“Plenty of time for play later,” he said, “First, you must gather enough drift wood for the fire. We are going to have a crab boil right here on the beach. Find as much wood as you can but be sure not to bring any that has creosote in it. Sticks and small logs are generally alright but look at any planks or pieces of timbers that you find carefully. If it is dark like a railroad tie, leave it be. Smell it if you are not sure. If it smells like tar, don’t put it in the pile. Burning creosote will make you cough and cause your eyes to water. We don’t need that. There is plenty of the good stuff along the beach, go get it.”
We did and in no time had enough wood to boil half the ocean.
A large cast iron pot appeared from somewhere. A couple of the grown - ups took it into the gulf to wash it out before placing it on rocks high enough to allow a fire to be laid underneath. Fresh water and a sack of “crab boil” mix went into the pot. A match lit the fire to start heating the water.
We seemed to have everything for a crab boil except crabs. Not a crab in sight anywhere.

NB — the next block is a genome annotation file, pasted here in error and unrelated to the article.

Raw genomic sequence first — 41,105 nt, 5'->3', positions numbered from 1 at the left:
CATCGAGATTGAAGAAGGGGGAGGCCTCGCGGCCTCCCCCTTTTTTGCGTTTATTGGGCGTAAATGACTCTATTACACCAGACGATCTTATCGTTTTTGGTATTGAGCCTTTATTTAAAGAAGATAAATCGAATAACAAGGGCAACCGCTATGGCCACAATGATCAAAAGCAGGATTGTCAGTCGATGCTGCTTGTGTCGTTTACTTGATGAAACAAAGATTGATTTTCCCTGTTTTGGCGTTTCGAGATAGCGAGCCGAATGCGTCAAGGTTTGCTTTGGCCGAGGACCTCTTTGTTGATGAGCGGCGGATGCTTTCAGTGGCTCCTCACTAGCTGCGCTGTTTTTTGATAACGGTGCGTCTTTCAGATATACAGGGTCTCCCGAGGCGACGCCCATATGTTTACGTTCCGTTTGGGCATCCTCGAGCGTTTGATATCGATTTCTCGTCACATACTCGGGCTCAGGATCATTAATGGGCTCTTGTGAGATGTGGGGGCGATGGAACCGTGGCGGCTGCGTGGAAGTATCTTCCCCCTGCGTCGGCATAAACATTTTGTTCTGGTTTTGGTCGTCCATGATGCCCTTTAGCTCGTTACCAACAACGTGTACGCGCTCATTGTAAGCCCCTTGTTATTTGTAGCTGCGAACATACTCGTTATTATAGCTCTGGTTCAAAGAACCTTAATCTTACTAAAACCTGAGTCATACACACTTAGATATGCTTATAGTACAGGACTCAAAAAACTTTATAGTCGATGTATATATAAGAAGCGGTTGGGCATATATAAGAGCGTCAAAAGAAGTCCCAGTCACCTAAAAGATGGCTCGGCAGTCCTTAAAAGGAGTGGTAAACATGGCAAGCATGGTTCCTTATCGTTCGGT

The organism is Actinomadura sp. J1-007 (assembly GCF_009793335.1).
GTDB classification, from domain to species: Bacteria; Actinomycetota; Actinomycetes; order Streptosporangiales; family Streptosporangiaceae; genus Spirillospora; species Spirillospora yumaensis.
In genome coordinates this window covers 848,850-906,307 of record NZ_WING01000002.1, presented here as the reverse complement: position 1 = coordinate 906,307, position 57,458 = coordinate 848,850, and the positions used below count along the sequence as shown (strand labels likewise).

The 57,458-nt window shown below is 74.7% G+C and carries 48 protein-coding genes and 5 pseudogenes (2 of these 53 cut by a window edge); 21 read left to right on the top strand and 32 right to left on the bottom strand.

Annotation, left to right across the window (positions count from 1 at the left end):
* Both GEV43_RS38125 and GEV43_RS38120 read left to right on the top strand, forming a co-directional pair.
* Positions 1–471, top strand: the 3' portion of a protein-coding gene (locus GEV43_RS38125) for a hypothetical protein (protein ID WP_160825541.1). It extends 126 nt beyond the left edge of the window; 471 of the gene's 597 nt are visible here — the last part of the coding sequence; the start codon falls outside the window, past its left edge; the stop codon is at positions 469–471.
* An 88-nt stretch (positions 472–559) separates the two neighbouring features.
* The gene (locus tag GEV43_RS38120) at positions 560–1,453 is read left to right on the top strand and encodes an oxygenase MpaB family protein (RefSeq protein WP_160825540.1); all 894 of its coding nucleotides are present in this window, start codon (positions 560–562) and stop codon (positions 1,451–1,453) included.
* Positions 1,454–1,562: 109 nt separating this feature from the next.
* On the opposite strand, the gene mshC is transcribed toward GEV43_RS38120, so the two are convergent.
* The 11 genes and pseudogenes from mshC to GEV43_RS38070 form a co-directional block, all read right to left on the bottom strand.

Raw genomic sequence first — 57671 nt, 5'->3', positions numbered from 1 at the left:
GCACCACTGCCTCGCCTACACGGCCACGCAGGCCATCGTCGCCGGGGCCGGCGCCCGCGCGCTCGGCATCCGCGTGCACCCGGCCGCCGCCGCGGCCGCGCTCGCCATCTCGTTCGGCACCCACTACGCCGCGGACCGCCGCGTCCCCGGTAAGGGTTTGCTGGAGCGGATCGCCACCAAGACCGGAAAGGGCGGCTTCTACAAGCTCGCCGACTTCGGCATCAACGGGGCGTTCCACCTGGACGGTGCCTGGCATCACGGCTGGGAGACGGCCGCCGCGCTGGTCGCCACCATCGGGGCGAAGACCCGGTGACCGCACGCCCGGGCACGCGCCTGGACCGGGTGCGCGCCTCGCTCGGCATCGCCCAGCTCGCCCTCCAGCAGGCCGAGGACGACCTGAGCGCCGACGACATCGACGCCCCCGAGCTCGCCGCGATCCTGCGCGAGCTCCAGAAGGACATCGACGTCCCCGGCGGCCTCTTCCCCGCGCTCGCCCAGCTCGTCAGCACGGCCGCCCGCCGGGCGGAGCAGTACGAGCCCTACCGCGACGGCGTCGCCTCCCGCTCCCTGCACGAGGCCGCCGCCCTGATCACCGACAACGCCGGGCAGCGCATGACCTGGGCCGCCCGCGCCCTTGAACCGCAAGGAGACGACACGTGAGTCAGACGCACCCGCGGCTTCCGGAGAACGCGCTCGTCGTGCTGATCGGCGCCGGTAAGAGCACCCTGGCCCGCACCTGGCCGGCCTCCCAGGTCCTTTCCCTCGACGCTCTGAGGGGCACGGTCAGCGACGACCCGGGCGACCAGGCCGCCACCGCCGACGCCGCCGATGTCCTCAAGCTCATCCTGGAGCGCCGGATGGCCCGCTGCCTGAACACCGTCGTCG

“Where are the crabs?”
Uncle Pete smiled and pointed to the surf. “There are plenty right there. You just have to know what to look for. Come with me.”
He handed each of us a stick with a net on one end as he led us into the water.
“See those dark spots, like shadows on the bottom – those are crabs. Put your net behind them, crabs swim backwards.”
He maneuvered his net in a backhand motion, catching a crab each time he swung.
“Can you do it,” he asked, “are you ready?”
“Yes!” we shouted.
“Go get ‘em,” he said with a laugh as he walked up the beach to join the other adults settling into beach chairs to watch the mêlée.
Kids and crabs were all over the shallow water breakers, fleeing and pursuing amid squeals of delight and frustration. Gales of laughter from the watching adults rounded out the cacophony.